Many are mass produced and are not locally made. When in doubt, shop at genuine local handicraft stores like Prometeu Artesanato in Porto or Nobre Povo in Lisbon.

6. Embroidery

Madeiran embroideries from Madeira, Portugal’s semi-tropical island in the Atlantic Ocean, off the west of Africa, are the best in the country.

In Funchal, the capital city of Madeira, you can visit the many shops selling embroidered products like table cloths, blouses, shirts, scarves, baby clothes, and beddings. Madeira’s embroidery has a 150-year history and there are over 3,000 embroiderers in the island today.

For guaranteed authenticity, buy pieces with a seal by IVBAM (Madeira Wine, Embroidery and Handicrafts Institute). Check out Bordal Bordados de Madeira for a range of embroidered products.

7. Shoes

Before I left for Portugal, I planned on buying a pair of shoes during my trip, but ended up empty handed because of procrastination. I had my eyes on a few pairs of shoes in Porto on the day when I arrived in the city. Thinking I had the time to buy, I scheduled my shopping day for Sunday, the day before we left Portugal, not knowing that shoe shops (and most stores in general) are closed on Sundays.

Portuguese leather shoes are said to be some of the best, right up there with Italian ones. For unique and excellent quality leather shoes, get a pair in Portugal.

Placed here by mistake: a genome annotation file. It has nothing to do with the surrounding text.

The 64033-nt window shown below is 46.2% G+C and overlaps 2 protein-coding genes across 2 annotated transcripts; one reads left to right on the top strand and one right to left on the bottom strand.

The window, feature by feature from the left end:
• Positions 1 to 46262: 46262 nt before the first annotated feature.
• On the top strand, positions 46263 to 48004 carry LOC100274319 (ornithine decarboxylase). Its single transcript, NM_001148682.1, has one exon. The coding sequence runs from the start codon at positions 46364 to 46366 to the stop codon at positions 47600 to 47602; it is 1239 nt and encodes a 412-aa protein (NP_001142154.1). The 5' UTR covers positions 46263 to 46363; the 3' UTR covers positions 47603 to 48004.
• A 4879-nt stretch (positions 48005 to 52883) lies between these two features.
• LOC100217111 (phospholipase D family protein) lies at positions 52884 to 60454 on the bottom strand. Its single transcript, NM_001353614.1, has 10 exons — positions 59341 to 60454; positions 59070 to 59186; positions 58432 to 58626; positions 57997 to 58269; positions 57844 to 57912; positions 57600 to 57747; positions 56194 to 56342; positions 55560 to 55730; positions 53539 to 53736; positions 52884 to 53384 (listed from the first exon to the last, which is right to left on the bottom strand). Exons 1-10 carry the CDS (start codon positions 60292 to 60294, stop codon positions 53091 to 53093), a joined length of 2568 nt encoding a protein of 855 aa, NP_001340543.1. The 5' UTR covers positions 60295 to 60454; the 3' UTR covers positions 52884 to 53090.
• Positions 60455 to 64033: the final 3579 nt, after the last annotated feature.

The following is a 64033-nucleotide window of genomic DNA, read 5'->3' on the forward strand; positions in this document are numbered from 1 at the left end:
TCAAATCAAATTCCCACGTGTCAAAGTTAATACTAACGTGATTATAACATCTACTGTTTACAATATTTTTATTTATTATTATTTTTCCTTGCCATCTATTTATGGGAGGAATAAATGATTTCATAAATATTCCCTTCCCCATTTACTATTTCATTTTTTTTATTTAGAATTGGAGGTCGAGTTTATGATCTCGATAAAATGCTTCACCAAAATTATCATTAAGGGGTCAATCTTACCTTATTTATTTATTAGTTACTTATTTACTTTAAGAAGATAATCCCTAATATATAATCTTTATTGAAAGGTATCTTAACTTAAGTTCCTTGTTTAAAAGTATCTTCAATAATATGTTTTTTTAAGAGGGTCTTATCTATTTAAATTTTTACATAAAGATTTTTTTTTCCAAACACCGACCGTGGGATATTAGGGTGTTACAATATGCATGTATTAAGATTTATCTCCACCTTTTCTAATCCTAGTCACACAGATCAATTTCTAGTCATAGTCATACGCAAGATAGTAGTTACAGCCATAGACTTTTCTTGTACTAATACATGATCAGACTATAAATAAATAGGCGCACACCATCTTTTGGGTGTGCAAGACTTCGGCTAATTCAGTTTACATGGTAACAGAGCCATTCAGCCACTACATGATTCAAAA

8. Canned sardines

Mundo Fantástico da Sardinha Portuguesa (Fantastic World of the Portuguese Sardines) is a unique souvenir shop in Baixa, Lisbon, selling just one type of product – canned sardines. The company’s official website states that the Lisbon store is a “space to pay tribute to the Portuguese Sardine and to all that [the] popular fish has already done for the country.”

This brightly lit and colourful store has canned sardines from floor to ceiling arranged by year, starting from 1916 to the present. Regardless of the year on the label, the sardines inside are the same. The year does not refer to the date they were made (thankfully). Instead, these canned sardines feature important events and celebrities born on that year. You can pick one that shows the year you were born.

Sardines are one of the must-try foods in Portugal. I bought a few cans to recreate the Portuguese dish at home.

9. Soaps

Portugal’s Claus Porto, Castelbel and Ach Brito soaps are packaged beautifully with Art Nouveau and Art Décor making them one of the best locally made souvenirs to bring home to friends and family.

These soaps are made from 100% natural ingredients, plant-based oil and shea butter.

10. Cheese

I like Portugal’s Queijo São Jorge, a hard cheese produced in the Azores Island of São Jorge.

I didn’t bring any cheese home, but if you are planning on bringing Portuguese cheese home to the U.S., please read the guidelines provided by the U.S. Department of Custom and Border Protection. Per the department,these are the following cheese generally admissible into the U.S.: solid cheese (hard, or semi-soft and does not contain meat), Feta cheese, Brie, Camembert, cheese in brine, Mozzarella and Buffalo Mozzarella.

If you are trying to bring food home to a country other than the U.S., check your country's policies before purchasing anything.

Note: You must declare all food products you bring in from another country even if they are for personal consumption.